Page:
November 26, 2012
“Seattle is…like…it’s own society man.” said my friend Fletcher Goldingay over a cocktail at Still Liquor, a chic but low-key bar on Capitol Hill. “It’s not Portland, it’s WAY different than San Diego…there’s really no city like it on the west coast.” He may be right, I thought, taking a moment to look out the window at the traffic and humans moving to and fro in the night.
Without a doubt, Seattle has its own culture, steeped in art, music, and history, which you can feel when walking its streets, dining in its restaurants, or drinking at its many bars and pubs. It’s hard to put a distinctive label on it, other than maybe applying the words ‘Progessive, Hip(ster), Pacific Northwest, Outdoorsy, Gritty, Artsy’ (my own synopsis).
Something that stands out to me, having explored the streets of Capitol Hill and beyond extensively on foot, is the amount of street art (also known as graffiti to you conservatives) present everywhere. Street signs, walls, really anywhere you can make a statement, it’s been made. An equally colourful layer of peeling stickers, advertising everything from bands to beers to grassroots movements, has been applied to any and all vacant ‘real estate’. The sum of all this guerilla advertising equals a massive amount of messages hitting you at once from all directions, none of which are city-approved, or corporate in any sense. This, in itself, speaks volumes about the DIY ethos of Seattle’s culture.
Rewinding a few hours from my time with Fletcher, I was sitting at a table at one of Seattle’s foodie hotspots: Sitka & Spruce. Located in the Melrose Market at Melrose and Pine St., Sitka & Spruce serves local, organic fare, mostly sourced from a farm conveniently owned by the restaurant’s proprietors. Seated across from me was none other than Kenmore Air’s own blogger, Mikaela Cowles. I learned about Mikaela’s life as a NCAA college basketball player before she dove headfirst into writing, while enoying Neah Bay black cod served with cauliflower, romanesco, broccoli, wild watercress, cracked Winthrop emmer berries, pickled beets, and yogurt. A meal for the books, without a doubt! Check out www.sitkaandspruce.com to learn more about this iconic Seattle eatery.
The next morning, I hit the streets of Capitol Hill early, and hit a brisk pace to keep warm in the chill fall air. A second clear day in Seattle, the sun illuminated the city skyline as I bee-lined to a favourite AM spot of mine: Top Pot Doughnuts (www.toppotdoughnuts.com). To quote their self –authored story, Top Pot ‘paired a vintage aesthetic with a gourmet spin on the traditional coffee and doughnuts pairing’. Their small brick storefront on north Capitol Hill has the vibe of a library, with floor to ceiling bookshelves, and a wall-mounted rotary dial phone (it doesn’t actually work – I tried). The coffee, as usual, was top notch, and the pumpkin spice doughnut I tried put any Tim Horton’s offering to shame.
After catching up on email and enjoying my quintessential morning breakfast pairing, I decided to make one more stop before making moves back to Lake Union for my return flight home. I headed down Bellevue Ave. to visit the good people at Broadcast Coffee, a relatively new coffee joint that specializes in high-end, single origin espresso.
Barry, Broadcast’s proprietor, recommended I try Sightglass Coffee Roaster’s latest offering from Ethiopia, which was an heirloom bean. I enjoyed a double shot with a small raw sugar addition, and let its sweet flavor grace my palate as I reflected on the wide variety of food and drink I’d gotten to experience in my short escape south of the border. Seattle, without a doubt, has a phenomenal restaurant scene, and although I’ve made my rounds to some extent, I know I’ve only just scratched the surface.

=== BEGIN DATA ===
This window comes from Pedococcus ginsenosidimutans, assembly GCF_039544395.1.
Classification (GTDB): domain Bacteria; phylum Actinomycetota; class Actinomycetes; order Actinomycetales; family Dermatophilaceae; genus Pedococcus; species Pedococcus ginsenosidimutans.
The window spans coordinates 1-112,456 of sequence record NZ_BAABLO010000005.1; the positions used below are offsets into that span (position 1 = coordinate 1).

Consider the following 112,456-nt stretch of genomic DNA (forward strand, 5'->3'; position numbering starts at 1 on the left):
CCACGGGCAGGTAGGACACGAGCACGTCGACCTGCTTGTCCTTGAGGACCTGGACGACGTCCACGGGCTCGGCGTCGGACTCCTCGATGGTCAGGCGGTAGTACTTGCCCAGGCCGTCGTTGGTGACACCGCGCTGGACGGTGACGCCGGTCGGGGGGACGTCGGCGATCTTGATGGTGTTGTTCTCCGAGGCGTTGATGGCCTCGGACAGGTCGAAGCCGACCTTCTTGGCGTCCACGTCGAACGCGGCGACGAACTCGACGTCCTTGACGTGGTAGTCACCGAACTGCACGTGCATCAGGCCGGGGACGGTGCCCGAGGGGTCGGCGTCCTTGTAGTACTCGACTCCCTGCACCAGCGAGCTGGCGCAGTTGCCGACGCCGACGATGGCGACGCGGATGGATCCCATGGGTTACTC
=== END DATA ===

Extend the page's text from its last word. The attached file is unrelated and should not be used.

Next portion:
Saying goodbye to Barry, I took a turn down Pike St., and proceeded over the I-5 and down into the city centre. I headed down through the thick of it, eventually arriving at Pike Place Market. With no objective but a route back to Lake Union, I meandered down the cobblestone streets, eventually cutting north when I hit the Clipper Terminal at Pier 69. Making my way past the Seattle Centre and the ever-impressive Space Needle, I ended my walk at the Kenmore Air terminal at South Lake Union.
Even to me, who enjoys a good trek, it occurred to me that I had covered a significant amount of ground on foot in Seattle in less than 24 hours. After a few quick emails from the terminal thanks to Kenmore’s free wifi, I was soon boarding the Otter back to Victoria. Taking a cue from a fellow passenger on the flight down, I asked our pilot if I could ride shotgun in the cockpit, and got the thumbs up.
Strapped in, I scanned the instrument panel, struck by how much more there was to control than behind the wheel of my Volvo 240 (no large analog clock on the Otter, folks). The cockpit was one area where the Otter more clearly showed its age, as the controls had a well-worn look commensurate to the many hours these planes have spent in the air.
After a quick pre-flight checklist, we accelerated north across Lake Union and soon were airborne. With a final glimpse of the University of Washington, we banked left and began our journey back to Victoria.
Many thanks to Kenmore Air for helping to facilitate this article. Mikaela Cowles at Kenmore Air has also authored a blog post on Victoria and the Executive House Hotel, which you can read here: http://blog.kenmoreair.com/?p=492
To all you Victorians looking for a good reason to head south to the USA, look no further than the adventure of a floatplane ride, at a reasonable price. Forget ferries, cars, and (just this once) even bicycles – check out Kenmore’s information here: www.kenmoreair.com and get flying!
Stay Classy Executives,